Collingwood marks 79th bombing anniversary

HMS COLLINGWOOD staff held a poignant service late last week as they paid tribute and remembered those affected by a wartime tragedy at the training establishment; which occurred seventy-nine years ago during World War Two and killed dozens of young sailors who had joined the Royal Navy just weeks before.

Just after midnight on June 18, 1943, a single German bomber was flying behind a squadron of Allied Forces planes when it dropped two 50kg high explosive bombs on the training facility on Newgate Lane, Fareham. And although one fell onto the playing fields with little damage caused the second had more deadly consequences for the area alongside the establishment’s history.

Hitting an accommodation hut on the Collingwood site the second bomb caused the death of 33 young sailors alongside causing injuries to thirty eight others, mostly aged seventeen and eighteen years old. They were volunteers serving King and Country, with the majority having been away from home for the first time.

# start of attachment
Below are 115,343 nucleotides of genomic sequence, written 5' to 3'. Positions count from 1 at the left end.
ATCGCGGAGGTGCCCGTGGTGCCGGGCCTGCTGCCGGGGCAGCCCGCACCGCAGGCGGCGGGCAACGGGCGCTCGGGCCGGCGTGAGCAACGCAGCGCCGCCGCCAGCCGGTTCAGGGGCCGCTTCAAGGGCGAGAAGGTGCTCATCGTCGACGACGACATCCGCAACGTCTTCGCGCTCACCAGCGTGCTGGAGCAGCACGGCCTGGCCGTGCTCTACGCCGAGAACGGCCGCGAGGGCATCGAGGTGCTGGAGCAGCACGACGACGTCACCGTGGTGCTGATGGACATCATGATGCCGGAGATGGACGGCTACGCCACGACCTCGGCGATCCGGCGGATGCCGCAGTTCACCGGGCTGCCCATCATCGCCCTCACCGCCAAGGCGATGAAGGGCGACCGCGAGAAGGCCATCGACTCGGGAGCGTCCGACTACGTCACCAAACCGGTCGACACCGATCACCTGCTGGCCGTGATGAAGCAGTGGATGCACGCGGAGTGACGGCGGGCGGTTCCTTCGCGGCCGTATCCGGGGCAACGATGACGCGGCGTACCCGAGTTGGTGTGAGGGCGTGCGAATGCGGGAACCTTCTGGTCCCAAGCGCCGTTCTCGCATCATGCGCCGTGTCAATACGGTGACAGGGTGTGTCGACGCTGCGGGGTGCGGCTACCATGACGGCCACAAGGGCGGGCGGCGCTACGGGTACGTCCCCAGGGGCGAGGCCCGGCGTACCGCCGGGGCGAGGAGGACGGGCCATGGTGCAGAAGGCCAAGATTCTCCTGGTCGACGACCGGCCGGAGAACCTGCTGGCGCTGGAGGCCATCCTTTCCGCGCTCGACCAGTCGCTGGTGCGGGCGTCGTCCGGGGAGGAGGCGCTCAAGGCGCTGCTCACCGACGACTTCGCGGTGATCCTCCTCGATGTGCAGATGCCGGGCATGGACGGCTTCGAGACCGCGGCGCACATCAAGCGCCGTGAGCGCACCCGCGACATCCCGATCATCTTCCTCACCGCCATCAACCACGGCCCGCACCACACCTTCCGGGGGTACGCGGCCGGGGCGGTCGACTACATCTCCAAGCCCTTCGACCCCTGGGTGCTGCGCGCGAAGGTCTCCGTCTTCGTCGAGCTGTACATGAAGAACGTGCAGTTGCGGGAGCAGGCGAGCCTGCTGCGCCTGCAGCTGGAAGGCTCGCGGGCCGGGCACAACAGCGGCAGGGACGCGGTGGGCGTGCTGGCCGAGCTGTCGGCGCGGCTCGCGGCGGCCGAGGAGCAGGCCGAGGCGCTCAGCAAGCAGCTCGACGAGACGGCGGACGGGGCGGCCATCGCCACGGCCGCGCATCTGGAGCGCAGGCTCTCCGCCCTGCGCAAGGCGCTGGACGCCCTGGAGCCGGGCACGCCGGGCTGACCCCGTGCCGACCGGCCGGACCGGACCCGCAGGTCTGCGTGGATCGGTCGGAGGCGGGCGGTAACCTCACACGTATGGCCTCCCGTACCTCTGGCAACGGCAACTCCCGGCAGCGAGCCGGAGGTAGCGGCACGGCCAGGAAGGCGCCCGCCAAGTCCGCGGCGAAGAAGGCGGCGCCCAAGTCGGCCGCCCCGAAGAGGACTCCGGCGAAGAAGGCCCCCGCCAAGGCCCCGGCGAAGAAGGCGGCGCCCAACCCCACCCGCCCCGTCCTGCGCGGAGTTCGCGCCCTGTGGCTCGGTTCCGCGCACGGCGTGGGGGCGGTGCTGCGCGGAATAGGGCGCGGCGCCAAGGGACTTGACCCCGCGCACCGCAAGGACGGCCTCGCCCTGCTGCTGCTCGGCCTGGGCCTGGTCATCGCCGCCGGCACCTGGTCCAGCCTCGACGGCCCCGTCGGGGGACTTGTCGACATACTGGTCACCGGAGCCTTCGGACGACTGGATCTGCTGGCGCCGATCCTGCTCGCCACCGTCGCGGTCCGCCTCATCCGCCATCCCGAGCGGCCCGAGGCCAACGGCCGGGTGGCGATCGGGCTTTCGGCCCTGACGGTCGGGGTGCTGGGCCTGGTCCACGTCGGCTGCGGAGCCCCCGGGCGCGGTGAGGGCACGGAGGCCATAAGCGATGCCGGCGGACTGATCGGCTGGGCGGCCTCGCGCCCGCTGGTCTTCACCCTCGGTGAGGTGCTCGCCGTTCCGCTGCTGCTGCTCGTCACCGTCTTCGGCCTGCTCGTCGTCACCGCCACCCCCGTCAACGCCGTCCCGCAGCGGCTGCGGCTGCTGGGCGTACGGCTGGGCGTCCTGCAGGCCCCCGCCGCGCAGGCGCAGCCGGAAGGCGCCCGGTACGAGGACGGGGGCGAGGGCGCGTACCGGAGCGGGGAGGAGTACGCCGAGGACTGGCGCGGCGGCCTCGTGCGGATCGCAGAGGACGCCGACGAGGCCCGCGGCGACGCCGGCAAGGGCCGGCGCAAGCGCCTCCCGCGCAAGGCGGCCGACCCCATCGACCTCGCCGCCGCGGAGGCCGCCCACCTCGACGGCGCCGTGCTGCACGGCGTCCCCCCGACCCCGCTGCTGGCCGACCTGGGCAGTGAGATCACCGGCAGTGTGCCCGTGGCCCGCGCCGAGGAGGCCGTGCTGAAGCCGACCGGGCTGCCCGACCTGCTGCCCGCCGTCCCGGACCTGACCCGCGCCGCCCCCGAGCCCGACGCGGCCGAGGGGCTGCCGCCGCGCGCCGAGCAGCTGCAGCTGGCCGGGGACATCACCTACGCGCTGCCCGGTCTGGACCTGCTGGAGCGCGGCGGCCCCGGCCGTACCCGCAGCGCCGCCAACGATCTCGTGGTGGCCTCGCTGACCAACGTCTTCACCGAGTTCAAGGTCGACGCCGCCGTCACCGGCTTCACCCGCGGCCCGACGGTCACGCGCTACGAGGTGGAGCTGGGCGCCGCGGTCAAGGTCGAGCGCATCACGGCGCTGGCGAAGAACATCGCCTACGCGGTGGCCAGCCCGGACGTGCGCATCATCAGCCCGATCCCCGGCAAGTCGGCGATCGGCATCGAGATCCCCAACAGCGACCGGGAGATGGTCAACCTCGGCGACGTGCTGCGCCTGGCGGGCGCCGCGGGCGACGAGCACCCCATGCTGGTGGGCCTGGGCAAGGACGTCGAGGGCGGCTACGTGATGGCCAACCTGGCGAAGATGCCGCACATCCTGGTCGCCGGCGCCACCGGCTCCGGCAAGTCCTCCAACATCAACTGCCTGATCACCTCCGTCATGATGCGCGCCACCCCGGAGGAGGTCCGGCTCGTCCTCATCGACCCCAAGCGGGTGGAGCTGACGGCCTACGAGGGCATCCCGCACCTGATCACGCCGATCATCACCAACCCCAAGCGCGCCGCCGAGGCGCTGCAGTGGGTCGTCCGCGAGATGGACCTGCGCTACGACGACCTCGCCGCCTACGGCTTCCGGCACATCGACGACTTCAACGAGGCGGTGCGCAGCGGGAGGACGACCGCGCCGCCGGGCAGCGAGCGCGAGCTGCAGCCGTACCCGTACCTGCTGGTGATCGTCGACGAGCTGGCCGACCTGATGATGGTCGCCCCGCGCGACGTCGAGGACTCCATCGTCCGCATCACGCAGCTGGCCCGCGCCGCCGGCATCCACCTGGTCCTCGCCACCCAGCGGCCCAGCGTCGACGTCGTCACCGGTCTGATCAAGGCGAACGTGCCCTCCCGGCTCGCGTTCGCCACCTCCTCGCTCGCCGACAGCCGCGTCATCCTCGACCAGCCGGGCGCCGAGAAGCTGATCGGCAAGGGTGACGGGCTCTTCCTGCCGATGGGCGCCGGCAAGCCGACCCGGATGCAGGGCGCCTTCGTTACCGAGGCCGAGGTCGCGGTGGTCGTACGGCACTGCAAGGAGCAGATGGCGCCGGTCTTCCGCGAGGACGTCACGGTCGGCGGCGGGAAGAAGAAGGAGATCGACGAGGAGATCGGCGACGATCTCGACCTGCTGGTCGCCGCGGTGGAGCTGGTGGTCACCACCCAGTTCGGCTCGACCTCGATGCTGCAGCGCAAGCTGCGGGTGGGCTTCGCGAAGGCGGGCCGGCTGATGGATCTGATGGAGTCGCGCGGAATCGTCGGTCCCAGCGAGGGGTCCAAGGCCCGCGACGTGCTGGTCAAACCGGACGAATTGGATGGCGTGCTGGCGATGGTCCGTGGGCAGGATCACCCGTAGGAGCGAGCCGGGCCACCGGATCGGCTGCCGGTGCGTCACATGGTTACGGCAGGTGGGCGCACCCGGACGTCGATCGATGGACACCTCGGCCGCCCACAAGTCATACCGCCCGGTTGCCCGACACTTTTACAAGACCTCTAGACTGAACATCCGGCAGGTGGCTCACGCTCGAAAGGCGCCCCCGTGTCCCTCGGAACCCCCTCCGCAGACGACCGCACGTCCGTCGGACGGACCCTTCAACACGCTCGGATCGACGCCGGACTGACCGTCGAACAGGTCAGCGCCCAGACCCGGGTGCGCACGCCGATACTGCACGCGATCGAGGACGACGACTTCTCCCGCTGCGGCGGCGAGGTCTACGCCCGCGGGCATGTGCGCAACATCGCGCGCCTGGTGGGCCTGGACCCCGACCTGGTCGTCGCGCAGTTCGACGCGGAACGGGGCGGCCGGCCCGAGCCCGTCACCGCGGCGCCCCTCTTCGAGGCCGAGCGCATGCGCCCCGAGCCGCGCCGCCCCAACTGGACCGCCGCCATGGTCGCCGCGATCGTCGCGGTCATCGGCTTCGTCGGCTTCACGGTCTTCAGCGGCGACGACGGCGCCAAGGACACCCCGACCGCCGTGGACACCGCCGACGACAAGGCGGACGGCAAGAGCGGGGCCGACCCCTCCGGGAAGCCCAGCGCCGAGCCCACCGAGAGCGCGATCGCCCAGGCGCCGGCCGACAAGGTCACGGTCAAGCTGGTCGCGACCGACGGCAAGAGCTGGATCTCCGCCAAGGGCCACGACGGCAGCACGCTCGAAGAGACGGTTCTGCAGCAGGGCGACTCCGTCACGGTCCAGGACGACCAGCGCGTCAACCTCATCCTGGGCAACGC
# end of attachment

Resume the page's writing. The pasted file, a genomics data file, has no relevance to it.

79 years later these sailors were remembered by civilian and military staff who joined together in their annual memorial service, which was held at the exact location of the tragedy. It started with a speech from Reverend Jonathan Backhouse, one of the HMS Collingwood Chaplains; who spoke of the loss of the young sailors and the tragedies of war across the generations since the 2nd World War.

The Establishment’s Base Warrant Officer, WO1 Martin Watson then read out the names of the 33 young trainees who died in the tragedy; which was followed by a minutes silence to respect the deaths and a bugler from Her Majesty’s Royal Marines Band, Collingwood playing the traditional ‘Last Post’.

Concluding the tributes was Commanding Officer Captain Catherine Jordan, who laid a wreath at the site of the accommodation hut; which features a tree that was planted for the fiftieth anniversary in 1993. Ahead of the service thirty three memory cards were tied to the tree’s branches; each one displaying a poppy, a copy of the sailor’s prayer, the young trainee’s name and finally their service number.

Speaking after the service had concluded, Captain Jordan gave her own thoughts as she said: “We will always remember those who lost their lives here during the war. Tragically, they never lived to fulfil their potential and undertake the service for which they had volunteered, but we will never forget their sacrifice.”

PICTURED BY KEITH WOODLAND: Reflecting on loss of predecessors as the Last Post was played.